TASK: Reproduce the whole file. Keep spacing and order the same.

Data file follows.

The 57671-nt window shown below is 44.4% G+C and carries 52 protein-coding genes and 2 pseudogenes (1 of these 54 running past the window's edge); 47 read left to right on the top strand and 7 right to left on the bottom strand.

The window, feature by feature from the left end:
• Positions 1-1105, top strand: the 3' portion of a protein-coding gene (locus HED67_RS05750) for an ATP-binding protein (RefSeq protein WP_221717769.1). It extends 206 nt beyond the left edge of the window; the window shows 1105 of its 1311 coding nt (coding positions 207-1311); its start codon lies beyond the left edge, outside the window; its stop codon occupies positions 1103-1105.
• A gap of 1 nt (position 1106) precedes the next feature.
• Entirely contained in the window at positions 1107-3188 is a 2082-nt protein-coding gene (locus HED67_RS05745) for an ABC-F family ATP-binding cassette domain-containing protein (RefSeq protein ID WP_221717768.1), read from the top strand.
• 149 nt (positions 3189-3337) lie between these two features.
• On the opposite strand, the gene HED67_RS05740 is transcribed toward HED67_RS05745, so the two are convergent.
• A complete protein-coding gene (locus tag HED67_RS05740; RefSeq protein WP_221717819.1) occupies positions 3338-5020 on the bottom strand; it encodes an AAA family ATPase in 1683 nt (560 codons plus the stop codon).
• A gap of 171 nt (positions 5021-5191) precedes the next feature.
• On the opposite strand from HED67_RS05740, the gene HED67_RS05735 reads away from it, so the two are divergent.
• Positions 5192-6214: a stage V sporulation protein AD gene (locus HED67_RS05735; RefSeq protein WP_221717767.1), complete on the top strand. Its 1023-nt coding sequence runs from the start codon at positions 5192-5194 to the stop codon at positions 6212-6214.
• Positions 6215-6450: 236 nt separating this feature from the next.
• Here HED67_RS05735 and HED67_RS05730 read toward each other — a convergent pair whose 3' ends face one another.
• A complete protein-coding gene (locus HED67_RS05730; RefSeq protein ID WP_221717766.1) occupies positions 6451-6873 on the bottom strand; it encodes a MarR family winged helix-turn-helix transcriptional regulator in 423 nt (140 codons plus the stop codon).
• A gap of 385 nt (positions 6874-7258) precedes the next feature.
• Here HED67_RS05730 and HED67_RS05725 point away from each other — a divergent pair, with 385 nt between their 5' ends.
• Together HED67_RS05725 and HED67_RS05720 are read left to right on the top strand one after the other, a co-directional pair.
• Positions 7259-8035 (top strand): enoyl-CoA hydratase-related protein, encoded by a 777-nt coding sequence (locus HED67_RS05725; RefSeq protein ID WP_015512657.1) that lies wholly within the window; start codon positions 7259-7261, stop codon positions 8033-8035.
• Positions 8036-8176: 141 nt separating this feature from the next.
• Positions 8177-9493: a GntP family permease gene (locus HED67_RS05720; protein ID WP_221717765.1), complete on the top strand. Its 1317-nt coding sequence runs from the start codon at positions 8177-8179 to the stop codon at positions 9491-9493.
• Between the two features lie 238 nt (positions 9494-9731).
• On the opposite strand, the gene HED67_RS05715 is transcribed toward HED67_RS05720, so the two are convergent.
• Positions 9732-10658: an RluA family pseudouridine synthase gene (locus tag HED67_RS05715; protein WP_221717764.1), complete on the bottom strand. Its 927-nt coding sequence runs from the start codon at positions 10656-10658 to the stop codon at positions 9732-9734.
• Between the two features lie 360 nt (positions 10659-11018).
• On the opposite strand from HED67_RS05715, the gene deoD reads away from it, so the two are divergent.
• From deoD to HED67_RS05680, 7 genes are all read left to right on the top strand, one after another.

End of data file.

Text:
The 57671-nt window shown below is 44.4% G+C and carries 52 protein-coding genes and 2 pseudogenes (1 of these 54 running past the window's edge); 47 read left to right on the top strand and 7 right to left on the bottom strand.

The window, feature by feature from the left end:
• Positions 1-1105, top strand: the 3' portion of a protein-coding gene (locus HED67_RS05750) for an ATP-binding protein (RefSeq protein WP_221717769.1). It extends 206 nt beyond the left edge of the window; the window shows 1105 of its 1311 coding nt (coding positions 207-1311); its start codon lies beyond the left edge, outside the window; its stop codon occupies positions 1103-1105.
• A gap of 1 nt (position 1106) precedes the next feature.
• Entirely contained in the window at positions 1107-3188 is a 2082-nt protein-coding gene (locus HED67_RS05745) for an ABC-F family ATP-binding cassette domain-containing protein (RefSeq protein ID WP_221717768.1), read from the top strand.
• 149 nt (positions 3189-3337) lie between these two features.
• On the opposite strand, the gene HED67_RS05740 is transcribed toward HED67_RS05745, so the two are convergent.
• A complete protein-coding gene (locus tag HED67_RS05740; RefSeq protein WP_221717819.1) occupies positions 3338-5020 on the bottom strand; it encodes an AAA family ATPase in 1683 nt (560 codons plus the stop codon).
• A gap of 171 nt (positions 5021-5191) precedes the next feature.
• On the opposite strand from HED67_RS05740, the gene HED67_RS05735 reads away from it, so the two are divergent.
• Positions 5192-6214: a stage V sporulation protein AD gene (locus HED67_RS05735; RefSeq protein WP_221717767.1), complete on the top strand. Its 1023-nt coding sequence runs from the start codon at positions 5192-5194 to the stop codon at positions 6212-6214.
• Positions 6215-6450: 236 nt separating this feature from the next.
• Here HED67_RS05735 and HED67_RS05730 read toward each other — a convergent pair whose 3' ends face one another.
• A complete protein-coding gene (locus HED67_RS05730; RefSeq protein ID WP_221717766.1) occupies positions 6451-6873 on the bottom strand; it encodes a MarR family winged helix-turn-helix transcriptional regulator in 423 nt (140 codons plus the stop codon).
• A gap of 385 nt (positions 6874-7258) precedes the next feature.
• Here HED67_RS05730 and HED67_RS05725 point away from each other — a divergent pair, with 385 nt between their 5' ends.
• Together HED67_RS05725 and HED67_RS05720 are read left to right on the top strand one after the other, a co-directional pair.
• Positions 7259-8035 (top strand): enoyl-CoA hydratase-related protein, encoded by a 777-nt coding sequence (locus HED67_RS05725; RefSeq protein ID WP_015512657.1) that lies wholly within the window; start codon positions 7259-7261, stop codon positions 8033-8035.
• Positions 8036-8176: 141 nt separating this feature from the next.
• Positions 8177-9493: a GntP family permease gene (locus HED67_RS05720; protein ID WP_221717765.1), complete on the top strand. Its 1317-nt coding sequence runs from the start codon at positions 8177-8179 to the stop codon at positions 9491-9493.
• Between the two features lie 238 nt (positions 9494-9731).
• On the opposite strand, the gene HED67_RS05715 is transcribed toward HED67_RS05720, so the two are convergent.
• Positions 9732-10658: an RluA family pseudouridine synthase gene (locus tag HED67_RS05715; protein WP_221717764.1), complete on the bottom strand. Its 927-nt coding sequence runs from the start codon at positions 10656-10658 to the stop codon at positions 9732-9734.
• Between the two features lie 360 nt (positions 10659-11018).
• On the opposite strand from HED67_RS05715, the gene deoD reads away from it, so the two are divergent.
• From deoD to HED67_RS05680, 7 genes are all read left to right on the top strand, one after another.